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Sleep Med. 2015 Jun;16(6):678-90. doi: 10.1016/j.sleep.2015.03.002. Epub 2015 Mar 10.

Restless legs syndrome: clinical presentation diagnosis and treatment.

Author information

1
Parkinson's Disease Center and Movement Disorders Clinic, Baylor College of Medicine, Houston, Texas, USA.
2
Parkinson's Disease Center and Movement Disorders Clinic, Baylor College of Medicine, Houston, Texas, USA. Electronic address: josephj@bcm.edu.

Abstract

Restless legs syndrome (RLS) is a circadian disorder of sensory-motor integration that may be related to genetically determined dysregulation of iron transport across the blood-brain barrier. Dopamine agonists (DAs) have been considered the first-line therapy, but with the growing appreciation of problems associated with long-term treatment, particularly augmentation and impulse control disorder, alpha-2-delta drugs, such as gabapentin, are now considered the first line of treatment in patients with troublesome RLS. Opioids can be considered as an alternative therapy, particularly in patients with DA-related augmentation. In more severe cases, a combination therapy may be required. Intravenous iron therapy may be considered on those patients with refractory RLS.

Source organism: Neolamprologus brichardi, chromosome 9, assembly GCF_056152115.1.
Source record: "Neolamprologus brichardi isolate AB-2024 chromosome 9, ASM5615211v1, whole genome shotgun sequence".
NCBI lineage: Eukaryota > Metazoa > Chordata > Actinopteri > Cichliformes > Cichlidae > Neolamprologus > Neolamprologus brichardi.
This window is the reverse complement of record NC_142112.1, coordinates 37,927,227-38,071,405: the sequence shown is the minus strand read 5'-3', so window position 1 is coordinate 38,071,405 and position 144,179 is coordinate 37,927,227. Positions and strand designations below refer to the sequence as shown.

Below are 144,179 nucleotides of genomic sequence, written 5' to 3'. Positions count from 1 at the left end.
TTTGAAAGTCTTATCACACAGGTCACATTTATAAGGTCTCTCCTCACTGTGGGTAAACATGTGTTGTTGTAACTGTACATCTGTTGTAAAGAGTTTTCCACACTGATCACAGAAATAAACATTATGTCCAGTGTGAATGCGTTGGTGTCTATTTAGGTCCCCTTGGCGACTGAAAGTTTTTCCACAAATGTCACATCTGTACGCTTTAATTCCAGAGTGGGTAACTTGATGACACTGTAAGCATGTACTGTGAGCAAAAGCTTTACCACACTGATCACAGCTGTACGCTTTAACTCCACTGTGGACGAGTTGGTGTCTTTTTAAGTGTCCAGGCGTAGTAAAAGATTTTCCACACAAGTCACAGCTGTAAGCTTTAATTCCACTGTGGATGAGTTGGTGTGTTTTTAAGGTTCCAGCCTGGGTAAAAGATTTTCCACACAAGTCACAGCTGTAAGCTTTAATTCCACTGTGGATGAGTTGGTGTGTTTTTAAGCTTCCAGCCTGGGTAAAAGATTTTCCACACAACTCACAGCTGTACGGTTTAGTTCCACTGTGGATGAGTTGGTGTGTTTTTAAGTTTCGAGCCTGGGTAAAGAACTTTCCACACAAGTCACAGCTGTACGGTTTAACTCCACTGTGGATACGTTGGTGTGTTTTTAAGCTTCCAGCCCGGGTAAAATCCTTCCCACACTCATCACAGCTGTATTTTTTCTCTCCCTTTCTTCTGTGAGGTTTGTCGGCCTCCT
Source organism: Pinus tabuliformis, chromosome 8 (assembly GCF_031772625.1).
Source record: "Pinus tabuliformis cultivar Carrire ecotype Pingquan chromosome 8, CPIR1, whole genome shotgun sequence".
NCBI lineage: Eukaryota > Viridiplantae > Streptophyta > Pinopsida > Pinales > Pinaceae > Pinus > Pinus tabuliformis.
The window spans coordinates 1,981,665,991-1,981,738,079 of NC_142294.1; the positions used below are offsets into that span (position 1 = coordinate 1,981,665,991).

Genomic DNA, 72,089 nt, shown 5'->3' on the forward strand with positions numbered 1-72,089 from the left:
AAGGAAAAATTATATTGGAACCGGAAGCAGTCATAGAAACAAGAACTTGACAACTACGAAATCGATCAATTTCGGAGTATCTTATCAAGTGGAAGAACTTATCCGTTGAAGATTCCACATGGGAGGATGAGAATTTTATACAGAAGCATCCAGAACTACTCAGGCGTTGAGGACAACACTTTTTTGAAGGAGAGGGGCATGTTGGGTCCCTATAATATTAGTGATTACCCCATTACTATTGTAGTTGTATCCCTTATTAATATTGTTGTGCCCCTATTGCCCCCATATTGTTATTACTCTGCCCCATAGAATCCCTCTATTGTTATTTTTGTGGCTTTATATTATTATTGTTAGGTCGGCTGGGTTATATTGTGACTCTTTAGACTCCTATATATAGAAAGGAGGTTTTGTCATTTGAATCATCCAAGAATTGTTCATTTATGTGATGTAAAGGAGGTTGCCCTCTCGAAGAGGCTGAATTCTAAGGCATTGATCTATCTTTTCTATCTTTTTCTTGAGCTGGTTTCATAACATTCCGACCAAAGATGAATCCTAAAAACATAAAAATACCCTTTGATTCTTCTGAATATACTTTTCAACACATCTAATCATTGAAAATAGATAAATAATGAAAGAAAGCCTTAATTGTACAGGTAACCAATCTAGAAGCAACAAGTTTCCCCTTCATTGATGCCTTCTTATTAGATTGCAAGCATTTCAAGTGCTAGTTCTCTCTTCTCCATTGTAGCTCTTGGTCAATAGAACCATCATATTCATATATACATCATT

KEYWORDS:

Augmentation; Dopamine agonist; Gabapentin; Methadone; Pramipexole; Restless legs syndrome; Ropinirole; Rotigotine

PMID:
25979181
DOI:
10.1016/j.sleep.2015.03.002
[Indexed for MEDLINE]
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